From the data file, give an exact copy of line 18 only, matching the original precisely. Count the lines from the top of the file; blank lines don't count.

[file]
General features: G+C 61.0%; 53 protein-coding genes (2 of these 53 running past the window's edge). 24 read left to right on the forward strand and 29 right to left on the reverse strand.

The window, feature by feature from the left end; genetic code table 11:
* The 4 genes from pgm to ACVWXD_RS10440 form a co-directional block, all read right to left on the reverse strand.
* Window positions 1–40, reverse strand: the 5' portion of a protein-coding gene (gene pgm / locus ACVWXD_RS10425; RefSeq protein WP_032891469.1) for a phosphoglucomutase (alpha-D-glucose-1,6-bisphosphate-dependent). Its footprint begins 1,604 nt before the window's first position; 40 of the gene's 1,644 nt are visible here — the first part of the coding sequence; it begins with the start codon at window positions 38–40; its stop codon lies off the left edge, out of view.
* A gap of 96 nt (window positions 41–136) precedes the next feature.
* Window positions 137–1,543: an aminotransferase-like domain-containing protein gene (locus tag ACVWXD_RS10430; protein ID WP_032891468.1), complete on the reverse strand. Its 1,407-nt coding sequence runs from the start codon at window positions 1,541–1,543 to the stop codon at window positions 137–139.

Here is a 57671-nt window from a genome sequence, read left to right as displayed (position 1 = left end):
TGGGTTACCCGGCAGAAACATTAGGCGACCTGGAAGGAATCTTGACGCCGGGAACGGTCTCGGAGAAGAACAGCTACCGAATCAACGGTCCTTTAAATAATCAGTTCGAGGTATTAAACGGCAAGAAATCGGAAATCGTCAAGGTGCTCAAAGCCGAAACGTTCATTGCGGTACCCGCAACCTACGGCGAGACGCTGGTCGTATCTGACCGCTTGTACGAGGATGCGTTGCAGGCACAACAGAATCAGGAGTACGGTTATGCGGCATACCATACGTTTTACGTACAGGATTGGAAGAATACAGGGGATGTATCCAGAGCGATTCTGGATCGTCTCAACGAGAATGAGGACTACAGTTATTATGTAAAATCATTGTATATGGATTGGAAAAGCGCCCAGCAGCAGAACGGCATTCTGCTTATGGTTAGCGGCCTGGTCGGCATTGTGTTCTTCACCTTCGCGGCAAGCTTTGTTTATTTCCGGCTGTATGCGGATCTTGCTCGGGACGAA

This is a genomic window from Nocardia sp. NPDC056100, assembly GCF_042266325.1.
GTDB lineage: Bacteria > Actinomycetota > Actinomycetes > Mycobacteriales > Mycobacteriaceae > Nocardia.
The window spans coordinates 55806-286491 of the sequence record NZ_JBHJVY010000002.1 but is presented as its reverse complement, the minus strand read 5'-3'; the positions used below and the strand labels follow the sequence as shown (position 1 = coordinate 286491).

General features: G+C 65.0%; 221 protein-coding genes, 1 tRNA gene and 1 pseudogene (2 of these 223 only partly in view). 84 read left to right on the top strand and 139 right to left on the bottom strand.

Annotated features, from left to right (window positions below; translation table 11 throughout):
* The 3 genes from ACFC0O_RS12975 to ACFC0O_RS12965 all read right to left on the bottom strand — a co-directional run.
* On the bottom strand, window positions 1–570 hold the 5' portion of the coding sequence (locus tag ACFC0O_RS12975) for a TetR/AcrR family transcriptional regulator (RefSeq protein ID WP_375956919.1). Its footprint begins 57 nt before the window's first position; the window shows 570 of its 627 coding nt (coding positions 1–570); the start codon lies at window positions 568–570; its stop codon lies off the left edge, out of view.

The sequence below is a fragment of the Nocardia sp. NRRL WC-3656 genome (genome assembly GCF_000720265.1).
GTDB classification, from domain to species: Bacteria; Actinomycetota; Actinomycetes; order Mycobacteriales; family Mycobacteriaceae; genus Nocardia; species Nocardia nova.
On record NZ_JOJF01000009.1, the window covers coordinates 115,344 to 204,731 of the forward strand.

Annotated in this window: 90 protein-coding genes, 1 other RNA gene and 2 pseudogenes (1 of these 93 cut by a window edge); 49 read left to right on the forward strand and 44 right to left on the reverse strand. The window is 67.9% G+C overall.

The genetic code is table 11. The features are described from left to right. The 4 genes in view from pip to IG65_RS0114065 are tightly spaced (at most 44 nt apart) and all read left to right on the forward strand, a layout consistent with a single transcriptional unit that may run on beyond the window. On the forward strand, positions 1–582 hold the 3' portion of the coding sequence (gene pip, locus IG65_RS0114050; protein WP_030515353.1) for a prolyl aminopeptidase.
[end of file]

On record NZ_JOJF01000009.1, the window covers coordinates 115,344 to 204,731 of the forward strand.